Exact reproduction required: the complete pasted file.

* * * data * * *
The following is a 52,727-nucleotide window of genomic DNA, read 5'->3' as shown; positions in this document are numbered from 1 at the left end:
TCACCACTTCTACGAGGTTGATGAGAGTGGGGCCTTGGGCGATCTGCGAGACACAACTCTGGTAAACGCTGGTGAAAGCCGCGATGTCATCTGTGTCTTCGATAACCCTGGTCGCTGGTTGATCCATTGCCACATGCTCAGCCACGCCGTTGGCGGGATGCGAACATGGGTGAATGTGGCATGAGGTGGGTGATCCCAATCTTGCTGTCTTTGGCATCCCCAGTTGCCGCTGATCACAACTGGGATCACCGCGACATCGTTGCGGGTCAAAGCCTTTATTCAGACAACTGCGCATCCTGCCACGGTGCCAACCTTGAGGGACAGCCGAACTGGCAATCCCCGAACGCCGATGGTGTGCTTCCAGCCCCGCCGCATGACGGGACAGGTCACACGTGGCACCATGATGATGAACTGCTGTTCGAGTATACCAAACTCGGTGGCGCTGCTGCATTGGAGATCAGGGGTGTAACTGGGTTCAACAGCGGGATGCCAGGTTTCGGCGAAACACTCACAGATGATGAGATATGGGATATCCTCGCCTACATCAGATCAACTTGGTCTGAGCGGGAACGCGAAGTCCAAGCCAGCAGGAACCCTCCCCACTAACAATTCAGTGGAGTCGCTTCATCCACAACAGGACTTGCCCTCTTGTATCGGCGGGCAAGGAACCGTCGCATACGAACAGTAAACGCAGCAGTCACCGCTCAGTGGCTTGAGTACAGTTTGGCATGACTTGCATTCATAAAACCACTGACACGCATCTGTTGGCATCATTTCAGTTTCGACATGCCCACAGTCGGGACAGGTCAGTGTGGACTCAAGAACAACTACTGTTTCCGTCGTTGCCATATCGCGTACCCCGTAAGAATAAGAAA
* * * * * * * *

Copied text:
The following is a 52,727-nucleotide window of genomic DNA, read 5'->3' as shown; positions in this document are numbered from 1 at the left end:
TCACCACTTCTACGAGGTTGATGAGAGTGGGGCCTTGGGCGATCTGCGAGACACAACTCTGGTAAACGCTGGTGAAAGCCGCGATGTCATCTGTGTCTTCGATAACCCTGGTCGCTGGTTGATCCATTGCCACATGCTCAGCCACGCCGTTGGCGGGATGCGAACATGGGTGAATGTGGCATGAGGTGGGTGATCCCAATCTTGCTGTCTTTGGCATCCCCAGTTGCCGCTGATCACAACTGGGATCACCGCGACATCGTTGCGGGTCAAAGCCTTTATTCAGACAACTGCGCATCCTGCCACGGTGCCAACCTTGAGGGACAGCCGAACTGGCAATCCCCGAACGCCGATGGTGTGCTTCCAGCCCCGCCGCATGACGGGACAGGTCACACGTGGCACCATGATGATGAACTGCTGTTCGAGTATACCAAACTCGGTGGCGCTGCTGCATTGGAGATCAGGGGTGTAACTGGGTTCAACAGCGGGATGCCAGGTTTCGGCGAAACACTCACAGATGATGAGATATGGGATATCCTCGCCTACATCAGATCAACTTGGTCTGAGCGGGAACGCGAAGTCCAAGCCAGCAGGAACCCTCCCCACTAACAATTCAGTGGAGTCGCTTCATCCACAACAGGACTTGCCCTCTTGTATCGGCGGGCAAGGAACCGTCGCATACGAACAGTAAACGCAGCAGTCACCGCTCAGTGGCTTGAGTACAGTTTGGCATGACTTGCATTCATAAAACCACTGACACGCATCTGTTGGCATCATTTCAGTTTCGACATGCCCACAGTCGGGACAGGTCAGTGTGGACTCAAGAACAACTACTGTTTCCGTCGTTGCCATATCGCGTACCCCGTAAGAATAAGAAA